Lunar Rover Impresses NASA Scientists
A Texas A&M University undergraduate engineering team developed a lunar rover prototype that could be used in a future moon mission.
Developed by a 10-person team consisting of six College Station and four Texas A&M University at Qatar Aggies, the prototype can collect lunar samples while being controlled through the internet. Built to maneuver diverse terrain, the rover has potential as a low-cost alternative to existing rovers.
The team presented its rover at NASA headquarters in Houston earlier this year, where it successfully navigated the facility’s simulated Martian and lunar rock fields with ease.
“This is a really powerful concept,” said Dr. Marc Fries, a NASA scientist. “Right now, if we want to collect lunar samples, we either send an expensive lander with lots of equipment but little movement capability, or a very large rover. This robot is a nice middle ground.”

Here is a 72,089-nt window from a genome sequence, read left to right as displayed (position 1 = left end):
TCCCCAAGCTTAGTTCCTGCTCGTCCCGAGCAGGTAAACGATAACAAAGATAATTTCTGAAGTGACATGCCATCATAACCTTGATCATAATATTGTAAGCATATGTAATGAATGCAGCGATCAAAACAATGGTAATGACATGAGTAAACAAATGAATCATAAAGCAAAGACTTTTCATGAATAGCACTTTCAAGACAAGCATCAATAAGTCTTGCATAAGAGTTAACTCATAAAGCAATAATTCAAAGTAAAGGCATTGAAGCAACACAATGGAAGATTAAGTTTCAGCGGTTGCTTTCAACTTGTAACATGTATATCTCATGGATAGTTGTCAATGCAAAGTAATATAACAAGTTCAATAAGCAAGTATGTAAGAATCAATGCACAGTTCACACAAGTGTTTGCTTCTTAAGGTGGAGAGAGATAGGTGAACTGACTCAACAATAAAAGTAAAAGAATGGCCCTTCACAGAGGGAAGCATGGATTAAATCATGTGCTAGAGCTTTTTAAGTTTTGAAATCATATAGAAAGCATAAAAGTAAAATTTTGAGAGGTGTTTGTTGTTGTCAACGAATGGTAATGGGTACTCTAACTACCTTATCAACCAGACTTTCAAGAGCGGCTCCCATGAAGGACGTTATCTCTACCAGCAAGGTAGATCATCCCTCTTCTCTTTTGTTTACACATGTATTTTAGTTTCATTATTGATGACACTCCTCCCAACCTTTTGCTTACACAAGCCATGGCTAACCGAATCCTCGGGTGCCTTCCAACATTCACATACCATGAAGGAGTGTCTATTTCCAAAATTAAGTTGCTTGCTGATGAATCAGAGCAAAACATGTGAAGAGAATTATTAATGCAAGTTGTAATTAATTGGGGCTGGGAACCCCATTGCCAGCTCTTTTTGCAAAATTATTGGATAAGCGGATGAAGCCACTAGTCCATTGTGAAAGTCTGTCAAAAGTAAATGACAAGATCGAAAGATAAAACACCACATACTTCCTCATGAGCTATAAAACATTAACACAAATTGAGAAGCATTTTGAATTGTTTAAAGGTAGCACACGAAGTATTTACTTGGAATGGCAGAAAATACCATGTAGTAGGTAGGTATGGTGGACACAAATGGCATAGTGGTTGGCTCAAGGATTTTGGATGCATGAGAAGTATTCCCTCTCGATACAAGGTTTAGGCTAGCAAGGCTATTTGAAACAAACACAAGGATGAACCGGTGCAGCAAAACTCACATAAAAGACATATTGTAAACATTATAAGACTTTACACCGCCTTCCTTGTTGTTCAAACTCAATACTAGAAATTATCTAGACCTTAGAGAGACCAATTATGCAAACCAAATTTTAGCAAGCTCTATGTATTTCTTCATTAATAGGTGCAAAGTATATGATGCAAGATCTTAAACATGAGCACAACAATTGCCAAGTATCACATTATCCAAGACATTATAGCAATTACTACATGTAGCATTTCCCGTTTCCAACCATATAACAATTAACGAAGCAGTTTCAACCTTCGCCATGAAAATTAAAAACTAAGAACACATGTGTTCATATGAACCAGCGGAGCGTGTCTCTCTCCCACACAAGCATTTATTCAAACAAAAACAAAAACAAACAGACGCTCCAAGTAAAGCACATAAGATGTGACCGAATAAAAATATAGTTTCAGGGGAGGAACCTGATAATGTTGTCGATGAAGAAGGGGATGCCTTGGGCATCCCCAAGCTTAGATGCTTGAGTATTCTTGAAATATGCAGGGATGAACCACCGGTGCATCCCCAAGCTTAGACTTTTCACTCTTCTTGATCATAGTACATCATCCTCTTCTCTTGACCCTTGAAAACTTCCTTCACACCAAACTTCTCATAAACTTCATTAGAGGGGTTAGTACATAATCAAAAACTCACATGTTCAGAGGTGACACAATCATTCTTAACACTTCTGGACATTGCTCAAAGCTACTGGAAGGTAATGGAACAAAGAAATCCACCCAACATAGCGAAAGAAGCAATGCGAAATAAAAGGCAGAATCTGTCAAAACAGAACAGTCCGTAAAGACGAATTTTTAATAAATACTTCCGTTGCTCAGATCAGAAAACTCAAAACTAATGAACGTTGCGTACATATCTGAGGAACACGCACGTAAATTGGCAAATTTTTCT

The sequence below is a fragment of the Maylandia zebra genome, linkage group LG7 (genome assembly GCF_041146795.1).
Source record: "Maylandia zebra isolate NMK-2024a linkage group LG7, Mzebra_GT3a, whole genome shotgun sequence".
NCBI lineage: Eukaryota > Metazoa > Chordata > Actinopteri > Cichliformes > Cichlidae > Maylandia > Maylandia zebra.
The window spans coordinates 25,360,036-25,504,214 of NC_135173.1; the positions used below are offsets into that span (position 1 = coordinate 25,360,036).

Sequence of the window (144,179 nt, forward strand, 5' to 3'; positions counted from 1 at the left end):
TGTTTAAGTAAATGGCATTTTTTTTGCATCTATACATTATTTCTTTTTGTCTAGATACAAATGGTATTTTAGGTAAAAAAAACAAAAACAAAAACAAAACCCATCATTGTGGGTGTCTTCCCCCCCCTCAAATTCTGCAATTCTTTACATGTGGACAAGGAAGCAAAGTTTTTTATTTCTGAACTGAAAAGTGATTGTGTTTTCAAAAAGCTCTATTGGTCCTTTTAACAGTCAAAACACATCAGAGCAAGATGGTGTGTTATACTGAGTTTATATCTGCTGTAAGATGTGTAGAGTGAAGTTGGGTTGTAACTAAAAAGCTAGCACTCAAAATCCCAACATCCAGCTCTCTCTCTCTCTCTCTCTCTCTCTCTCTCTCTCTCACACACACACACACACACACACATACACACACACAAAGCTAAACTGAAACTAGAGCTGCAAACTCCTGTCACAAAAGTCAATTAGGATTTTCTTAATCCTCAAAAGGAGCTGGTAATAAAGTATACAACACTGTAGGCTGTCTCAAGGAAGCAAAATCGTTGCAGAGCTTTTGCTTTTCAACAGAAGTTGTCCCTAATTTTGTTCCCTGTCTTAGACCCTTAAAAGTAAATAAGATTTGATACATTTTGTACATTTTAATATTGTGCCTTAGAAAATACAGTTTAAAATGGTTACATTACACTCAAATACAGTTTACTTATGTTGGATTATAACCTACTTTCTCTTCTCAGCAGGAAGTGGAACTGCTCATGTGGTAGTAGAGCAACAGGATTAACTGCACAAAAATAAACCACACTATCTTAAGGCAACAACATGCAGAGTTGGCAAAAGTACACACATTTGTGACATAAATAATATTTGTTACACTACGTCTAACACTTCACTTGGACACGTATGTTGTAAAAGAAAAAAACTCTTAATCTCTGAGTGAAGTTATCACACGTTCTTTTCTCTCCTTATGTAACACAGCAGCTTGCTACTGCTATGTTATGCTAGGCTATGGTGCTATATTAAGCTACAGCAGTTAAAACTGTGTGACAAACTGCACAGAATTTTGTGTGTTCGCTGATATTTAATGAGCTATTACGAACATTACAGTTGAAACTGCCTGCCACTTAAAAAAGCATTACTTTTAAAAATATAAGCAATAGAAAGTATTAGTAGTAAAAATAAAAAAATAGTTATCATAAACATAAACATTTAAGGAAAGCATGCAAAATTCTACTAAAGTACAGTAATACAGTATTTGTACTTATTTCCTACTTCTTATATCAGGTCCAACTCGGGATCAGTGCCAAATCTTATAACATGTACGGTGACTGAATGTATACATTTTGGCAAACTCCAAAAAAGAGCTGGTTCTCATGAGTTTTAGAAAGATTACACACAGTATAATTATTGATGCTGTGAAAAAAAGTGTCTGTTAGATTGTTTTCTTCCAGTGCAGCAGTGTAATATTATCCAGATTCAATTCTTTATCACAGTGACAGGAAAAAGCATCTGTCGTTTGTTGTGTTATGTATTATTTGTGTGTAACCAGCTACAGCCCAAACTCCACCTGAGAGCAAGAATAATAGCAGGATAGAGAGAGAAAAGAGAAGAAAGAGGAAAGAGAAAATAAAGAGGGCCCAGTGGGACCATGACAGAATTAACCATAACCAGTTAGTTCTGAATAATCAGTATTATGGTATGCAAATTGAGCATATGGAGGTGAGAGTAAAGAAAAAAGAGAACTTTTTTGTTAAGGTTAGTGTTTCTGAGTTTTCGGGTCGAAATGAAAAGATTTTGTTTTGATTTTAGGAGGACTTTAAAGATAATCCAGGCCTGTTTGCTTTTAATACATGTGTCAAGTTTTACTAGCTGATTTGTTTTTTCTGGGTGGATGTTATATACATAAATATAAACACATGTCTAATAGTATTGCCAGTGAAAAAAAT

The College Station team developed the robot’s electronic capabilities, while the Qatar team focused on its mechanical aspects. “It’s amazing coming from undergraduates,” said Dr. David Draper, manager of the Astromaterials Research Office at NASA. “This kind of innovative, outside-the-box thinking is what we need to learn more about planetary science. Hats off!”